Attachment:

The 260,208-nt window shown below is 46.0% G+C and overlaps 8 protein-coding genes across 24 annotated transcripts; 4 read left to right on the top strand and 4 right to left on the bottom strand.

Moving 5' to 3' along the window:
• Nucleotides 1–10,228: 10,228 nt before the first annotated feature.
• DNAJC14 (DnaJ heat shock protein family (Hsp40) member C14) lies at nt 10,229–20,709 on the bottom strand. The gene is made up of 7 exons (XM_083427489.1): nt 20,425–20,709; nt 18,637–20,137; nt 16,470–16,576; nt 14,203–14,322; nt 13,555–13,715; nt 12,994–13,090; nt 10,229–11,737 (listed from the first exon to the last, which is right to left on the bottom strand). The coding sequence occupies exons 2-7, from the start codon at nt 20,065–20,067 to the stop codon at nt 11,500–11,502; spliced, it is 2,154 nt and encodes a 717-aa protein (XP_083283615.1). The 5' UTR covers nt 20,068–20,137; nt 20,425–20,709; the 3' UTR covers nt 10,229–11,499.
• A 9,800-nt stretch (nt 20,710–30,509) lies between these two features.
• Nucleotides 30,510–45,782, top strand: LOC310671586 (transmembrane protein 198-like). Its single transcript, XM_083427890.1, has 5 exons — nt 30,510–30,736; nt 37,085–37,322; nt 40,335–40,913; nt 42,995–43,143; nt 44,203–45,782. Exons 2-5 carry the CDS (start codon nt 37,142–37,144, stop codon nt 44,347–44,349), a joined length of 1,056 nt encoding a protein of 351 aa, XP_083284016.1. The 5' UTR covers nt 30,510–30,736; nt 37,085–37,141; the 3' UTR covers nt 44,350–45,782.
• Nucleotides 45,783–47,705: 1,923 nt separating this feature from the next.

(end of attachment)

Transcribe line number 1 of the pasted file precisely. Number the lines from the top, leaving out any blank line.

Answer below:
The 260,208-nt window shown below is 46.0% G+C and overlaps 8 protein-coding genes across 24 annotated transcripts; 4 read left to right on the top strand and 4 right to left on the bottom strand.